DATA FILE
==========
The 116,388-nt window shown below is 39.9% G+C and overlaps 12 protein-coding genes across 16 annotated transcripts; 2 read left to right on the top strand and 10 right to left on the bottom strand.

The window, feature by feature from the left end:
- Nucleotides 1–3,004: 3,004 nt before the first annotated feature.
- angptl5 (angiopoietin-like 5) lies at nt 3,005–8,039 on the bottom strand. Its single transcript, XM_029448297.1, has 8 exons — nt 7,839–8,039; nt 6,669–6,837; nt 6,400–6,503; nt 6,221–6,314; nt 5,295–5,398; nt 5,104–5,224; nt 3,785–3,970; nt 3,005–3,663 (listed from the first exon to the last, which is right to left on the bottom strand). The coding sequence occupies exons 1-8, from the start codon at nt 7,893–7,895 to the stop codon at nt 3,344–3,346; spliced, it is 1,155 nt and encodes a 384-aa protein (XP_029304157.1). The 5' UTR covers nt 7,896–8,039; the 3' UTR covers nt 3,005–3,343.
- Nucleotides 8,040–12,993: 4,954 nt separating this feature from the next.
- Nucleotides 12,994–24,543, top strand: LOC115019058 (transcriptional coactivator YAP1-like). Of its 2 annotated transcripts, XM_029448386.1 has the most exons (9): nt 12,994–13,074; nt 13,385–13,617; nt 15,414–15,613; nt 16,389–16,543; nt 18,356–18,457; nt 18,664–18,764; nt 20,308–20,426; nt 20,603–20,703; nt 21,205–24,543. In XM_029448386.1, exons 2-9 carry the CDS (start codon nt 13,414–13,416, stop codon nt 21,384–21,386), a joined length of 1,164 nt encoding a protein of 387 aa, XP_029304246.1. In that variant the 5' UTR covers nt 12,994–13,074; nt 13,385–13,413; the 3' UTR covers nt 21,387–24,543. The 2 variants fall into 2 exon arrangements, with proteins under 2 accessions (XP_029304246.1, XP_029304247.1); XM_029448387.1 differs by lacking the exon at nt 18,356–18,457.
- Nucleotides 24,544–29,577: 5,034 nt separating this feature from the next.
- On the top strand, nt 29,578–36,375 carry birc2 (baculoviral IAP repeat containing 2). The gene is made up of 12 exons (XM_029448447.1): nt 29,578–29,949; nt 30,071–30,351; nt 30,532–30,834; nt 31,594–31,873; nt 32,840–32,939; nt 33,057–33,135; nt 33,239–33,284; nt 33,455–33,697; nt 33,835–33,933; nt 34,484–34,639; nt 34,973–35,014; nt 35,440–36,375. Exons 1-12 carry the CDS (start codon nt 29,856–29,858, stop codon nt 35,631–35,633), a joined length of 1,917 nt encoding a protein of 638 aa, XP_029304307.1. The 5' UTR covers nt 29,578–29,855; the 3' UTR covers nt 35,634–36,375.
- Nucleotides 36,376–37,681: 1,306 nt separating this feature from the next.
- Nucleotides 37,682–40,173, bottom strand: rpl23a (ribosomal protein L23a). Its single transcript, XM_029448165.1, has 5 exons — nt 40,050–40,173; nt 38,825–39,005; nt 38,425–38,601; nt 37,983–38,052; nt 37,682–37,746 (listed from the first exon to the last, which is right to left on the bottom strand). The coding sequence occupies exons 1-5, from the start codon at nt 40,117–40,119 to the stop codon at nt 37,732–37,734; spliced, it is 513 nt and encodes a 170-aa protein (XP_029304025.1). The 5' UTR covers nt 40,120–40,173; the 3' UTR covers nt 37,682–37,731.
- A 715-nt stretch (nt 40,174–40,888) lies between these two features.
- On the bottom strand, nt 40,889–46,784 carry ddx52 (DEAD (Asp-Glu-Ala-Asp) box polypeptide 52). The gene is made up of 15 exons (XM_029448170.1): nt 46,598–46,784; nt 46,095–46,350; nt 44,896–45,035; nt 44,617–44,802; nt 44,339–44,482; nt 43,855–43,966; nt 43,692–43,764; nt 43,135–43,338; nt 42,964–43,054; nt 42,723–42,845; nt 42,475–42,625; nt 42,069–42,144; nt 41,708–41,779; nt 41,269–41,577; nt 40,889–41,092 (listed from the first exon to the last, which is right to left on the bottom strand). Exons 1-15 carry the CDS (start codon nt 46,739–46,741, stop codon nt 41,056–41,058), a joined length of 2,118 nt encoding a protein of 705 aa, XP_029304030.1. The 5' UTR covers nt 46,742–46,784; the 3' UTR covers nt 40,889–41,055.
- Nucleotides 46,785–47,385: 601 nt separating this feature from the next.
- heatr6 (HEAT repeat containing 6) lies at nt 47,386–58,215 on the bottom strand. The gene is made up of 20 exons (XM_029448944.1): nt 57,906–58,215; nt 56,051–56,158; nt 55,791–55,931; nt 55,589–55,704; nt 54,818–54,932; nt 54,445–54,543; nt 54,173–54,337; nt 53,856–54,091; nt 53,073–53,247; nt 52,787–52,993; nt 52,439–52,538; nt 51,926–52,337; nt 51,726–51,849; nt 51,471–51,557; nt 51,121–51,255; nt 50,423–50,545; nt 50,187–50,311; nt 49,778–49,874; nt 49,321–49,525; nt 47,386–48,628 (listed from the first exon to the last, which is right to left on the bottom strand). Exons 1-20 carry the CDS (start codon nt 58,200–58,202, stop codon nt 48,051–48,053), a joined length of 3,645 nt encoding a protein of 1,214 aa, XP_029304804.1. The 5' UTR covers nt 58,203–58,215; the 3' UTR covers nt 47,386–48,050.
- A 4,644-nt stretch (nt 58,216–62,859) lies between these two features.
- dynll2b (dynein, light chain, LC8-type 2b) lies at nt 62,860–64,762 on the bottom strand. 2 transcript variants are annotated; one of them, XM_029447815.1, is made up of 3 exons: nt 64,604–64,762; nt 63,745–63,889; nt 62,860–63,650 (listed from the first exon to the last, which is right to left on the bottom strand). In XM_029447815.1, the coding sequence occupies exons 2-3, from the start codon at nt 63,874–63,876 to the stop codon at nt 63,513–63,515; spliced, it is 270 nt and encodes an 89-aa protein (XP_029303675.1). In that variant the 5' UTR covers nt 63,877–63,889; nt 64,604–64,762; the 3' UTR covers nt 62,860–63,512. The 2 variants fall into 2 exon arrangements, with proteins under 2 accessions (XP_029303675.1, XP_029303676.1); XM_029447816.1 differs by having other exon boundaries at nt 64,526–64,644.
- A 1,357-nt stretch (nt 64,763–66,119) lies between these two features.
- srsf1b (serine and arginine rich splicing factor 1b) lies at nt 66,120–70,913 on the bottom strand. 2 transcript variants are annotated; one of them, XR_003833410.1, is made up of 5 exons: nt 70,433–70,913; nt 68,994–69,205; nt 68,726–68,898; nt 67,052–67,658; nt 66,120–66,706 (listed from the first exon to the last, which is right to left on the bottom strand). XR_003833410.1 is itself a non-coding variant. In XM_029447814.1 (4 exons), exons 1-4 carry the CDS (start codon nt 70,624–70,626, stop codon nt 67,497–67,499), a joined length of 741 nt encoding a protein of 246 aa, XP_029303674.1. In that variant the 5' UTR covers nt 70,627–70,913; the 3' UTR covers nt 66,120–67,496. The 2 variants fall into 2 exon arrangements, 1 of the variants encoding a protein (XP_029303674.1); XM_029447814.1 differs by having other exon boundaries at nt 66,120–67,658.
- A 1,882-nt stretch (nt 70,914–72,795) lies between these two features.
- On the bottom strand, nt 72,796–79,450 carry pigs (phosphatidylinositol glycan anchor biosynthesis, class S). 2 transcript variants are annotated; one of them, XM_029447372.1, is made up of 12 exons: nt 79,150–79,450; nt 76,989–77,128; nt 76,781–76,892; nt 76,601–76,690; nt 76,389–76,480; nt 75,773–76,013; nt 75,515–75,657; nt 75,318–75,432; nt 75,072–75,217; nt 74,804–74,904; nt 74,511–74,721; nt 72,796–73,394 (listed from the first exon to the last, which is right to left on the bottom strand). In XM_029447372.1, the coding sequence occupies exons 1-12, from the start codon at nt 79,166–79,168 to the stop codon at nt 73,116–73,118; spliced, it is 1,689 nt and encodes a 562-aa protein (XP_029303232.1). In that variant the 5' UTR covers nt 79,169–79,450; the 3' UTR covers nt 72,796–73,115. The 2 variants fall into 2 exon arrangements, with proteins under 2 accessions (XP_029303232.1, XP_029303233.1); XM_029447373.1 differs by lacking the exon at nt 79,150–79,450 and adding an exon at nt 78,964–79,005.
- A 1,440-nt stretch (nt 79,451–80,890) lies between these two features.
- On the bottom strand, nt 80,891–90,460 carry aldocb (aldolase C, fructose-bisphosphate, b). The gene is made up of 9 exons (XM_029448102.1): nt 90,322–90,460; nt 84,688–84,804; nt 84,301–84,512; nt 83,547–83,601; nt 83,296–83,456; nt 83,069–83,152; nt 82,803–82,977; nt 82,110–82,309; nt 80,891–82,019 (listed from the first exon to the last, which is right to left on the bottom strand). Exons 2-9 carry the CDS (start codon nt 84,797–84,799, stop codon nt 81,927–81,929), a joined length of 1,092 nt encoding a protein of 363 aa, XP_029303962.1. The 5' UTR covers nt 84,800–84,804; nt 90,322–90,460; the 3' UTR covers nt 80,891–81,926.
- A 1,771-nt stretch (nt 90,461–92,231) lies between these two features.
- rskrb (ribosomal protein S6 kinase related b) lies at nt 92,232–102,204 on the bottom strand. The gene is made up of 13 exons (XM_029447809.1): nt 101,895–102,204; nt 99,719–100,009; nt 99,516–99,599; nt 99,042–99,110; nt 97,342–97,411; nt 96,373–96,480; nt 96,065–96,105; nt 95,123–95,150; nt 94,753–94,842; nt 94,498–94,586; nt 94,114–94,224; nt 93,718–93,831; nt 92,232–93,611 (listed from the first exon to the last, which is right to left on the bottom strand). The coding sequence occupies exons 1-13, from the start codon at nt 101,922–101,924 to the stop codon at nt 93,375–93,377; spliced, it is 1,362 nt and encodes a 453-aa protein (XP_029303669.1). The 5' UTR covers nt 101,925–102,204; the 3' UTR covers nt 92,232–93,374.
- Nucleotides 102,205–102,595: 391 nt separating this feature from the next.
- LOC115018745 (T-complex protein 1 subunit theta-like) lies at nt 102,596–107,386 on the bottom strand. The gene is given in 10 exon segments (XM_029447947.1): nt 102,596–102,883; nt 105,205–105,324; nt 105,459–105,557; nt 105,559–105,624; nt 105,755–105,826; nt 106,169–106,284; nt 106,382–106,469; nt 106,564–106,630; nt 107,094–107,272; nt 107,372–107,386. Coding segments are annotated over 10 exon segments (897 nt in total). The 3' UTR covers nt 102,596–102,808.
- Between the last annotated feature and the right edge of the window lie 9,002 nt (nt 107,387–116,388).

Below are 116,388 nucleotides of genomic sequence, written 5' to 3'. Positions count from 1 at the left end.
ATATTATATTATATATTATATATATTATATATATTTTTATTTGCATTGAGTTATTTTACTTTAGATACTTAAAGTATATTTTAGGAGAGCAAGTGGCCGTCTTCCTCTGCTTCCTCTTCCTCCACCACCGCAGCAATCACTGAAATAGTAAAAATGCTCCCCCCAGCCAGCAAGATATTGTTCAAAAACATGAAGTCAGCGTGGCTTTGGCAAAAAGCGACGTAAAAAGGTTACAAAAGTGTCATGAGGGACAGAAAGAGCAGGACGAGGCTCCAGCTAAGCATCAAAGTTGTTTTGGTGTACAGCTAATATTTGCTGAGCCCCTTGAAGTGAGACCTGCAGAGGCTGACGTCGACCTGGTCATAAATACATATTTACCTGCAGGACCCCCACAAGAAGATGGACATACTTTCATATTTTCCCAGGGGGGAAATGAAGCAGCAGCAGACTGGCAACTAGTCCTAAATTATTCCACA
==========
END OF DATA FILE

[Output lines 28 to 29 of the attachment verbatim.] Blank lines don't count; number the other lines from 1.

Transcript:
Below are 116,388 nucleotides of genomic sequence, written 5' to 3'. Positions count from 1 at the left end.
ATATTATATTATATATTATATATATTATATATATTTTTATTTGCATTGAGTTATTTTACTTTAGATACTTAAAGTATATTTTAGGAGAGCAAGTGGCCGTCTTCCTCTGCTTCCTCTTCCTCCACCACCGCAGCAATCACTGAAATAGTAAAAATGCTCCCCCCAGCCAGCAAGATATTGTTCAAAAACATGAAGTCAGCGTGGCTTTGGCAAAAAGCGACGTAAAAAGGTTACAAAAGTGTCATGAGGGACAGAAAGAGCAGGACGAGGCTCCAGCTAAGCATCAAAGTTGTTTTGGTGTACAGCTAATATTTGCTGAGCCCCTTGAAGTGAGACCTGCAGAGGCTGACGTCGACCTGGTCATAAATACATATTTACCTGCAGGACCCCCACAAGAAGATGGACATACTTTCATATTTTCCCAGGGGGGAAATGAAGCAGCAGCAGACTGGCAACTAGTCCTAAATTATTCCACA